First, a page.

Here are the primary elections in which candidates in Fort Worth voted in 2018, 2016 and 2014 in Tarrant County. NR (no record) notes when someone didn’t vote, or wasn’t in Tarrant County to vote.

Fort Worth Mayor

Candidate201820162014
Betsy PriceRRR
Deborah PeoplesDDD
James H. McBrideNR

NR

R
Michael Haynes

NR

NR

NR

District 2

Candidate 201820162014
Carlos E. FloresDDD

District 3

Candidate201820162014
Brian ByrdRRR
Tanner SmithD

NR

NR

District 4

Candidate201820162014
Cary MoonRR

NR

Max J. Striker

NR

R

NR

District 5

Candidate201820162014
Gyna BivensDDD
Thomas Brown R

NR

NR

Waymond Brown

NR

D

NR

Gina Monday

NR

NR

NR

Tammy PierceDDD
Bob WilloughbyRRR

District 6

Candidate201820162014
Jungus JordanRRR
Daryl R. DavisDD

NR

Rod Smith

NR

NR

NR

District 7

Candidate201820162014
Dennis ShingletonRRR
David Hawthorne

NR

NR

NR

Michael MatosR

NR

NR

District 8

Candidate201820162014
Kelly Allen-GrayDDD
Kevin “KL” JohnsonDDD
Chris NettlesDDD

District 9

Candidate201820162014
Ann ZadehDDD

Tarrant Regional Water District

Candidate201820162014
Mary KelleherRR

NR

Jim LaneDDD
Martha “Marty” LeonardRRR
Gary MoatesRR

NR

Charles “C.B.” TeamRR

NR

Fort Worth School Board

District 2

Candidate201820162014
Tobi JacksonDDD
Chad E. McCarty

NR

DD

District 3

Candidate 201820162014
Cleveland Harris Jr.D

NR

D
Quinton “Q” PhillipsDDD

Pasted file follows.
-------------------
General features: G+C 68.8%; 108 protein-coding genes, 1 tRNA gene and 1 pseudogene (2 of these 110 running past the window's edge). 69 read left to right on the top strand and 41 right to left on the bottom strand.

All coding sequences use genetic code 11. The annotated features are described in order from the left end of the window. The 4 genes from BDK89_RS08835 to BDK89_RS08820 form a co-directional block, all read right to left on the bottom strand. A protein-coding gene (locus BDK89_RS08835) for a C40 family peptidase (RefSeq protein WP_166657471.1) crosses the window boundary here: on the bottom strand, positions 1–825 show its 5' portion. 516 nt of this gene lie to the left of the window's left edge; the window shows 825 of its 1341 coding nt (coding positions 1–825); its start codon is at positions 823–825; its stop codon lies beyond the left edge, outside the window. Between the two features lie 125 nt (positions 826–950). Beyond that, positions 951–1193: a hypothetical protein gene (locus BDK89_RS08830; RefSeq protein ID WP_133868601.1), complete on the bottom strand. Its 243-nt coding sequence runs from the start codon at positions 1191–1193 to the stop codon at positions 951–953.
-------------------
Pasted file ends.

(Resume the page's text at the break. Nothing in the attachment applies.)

District 5

Candidate201820162014
Carin “CJ” EvansRR

NR

Carla MortonDDD

District 6

Candidate201820162014
Anne DarrRDR
Lisa SaucedoR

NR

NR

Sandra A. SheltonRRR

Tarrant County College

District 6

Candidate201820162014
Gwendolyn MorrisonRRR

District 7

Candidate201820162014
Kenneth BarrDDD
Hunter CrowDDD
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Anna M. Tinsley grew up in a journalism family and has been a reporter for the Star-Telegram since 2001. She has covered the Texas Legislature and politics for more than two decades and has won multiple awards for political reporting, most recently a third place from APME for deadline writing. She is a Baylor University graduate.
Diane Smith, a graduate from the University of Texas at Austin, has been a reporter for the Star-Telegram since 1997. Smith, who has covered municipal government, immigration and education, has won multiple awards for reporting, most recently as part of a Star-Telegram team recognized by the Headliners Foundation of Texas for coverage of child abuse and Fort Worth’s Las Vegas Trail area.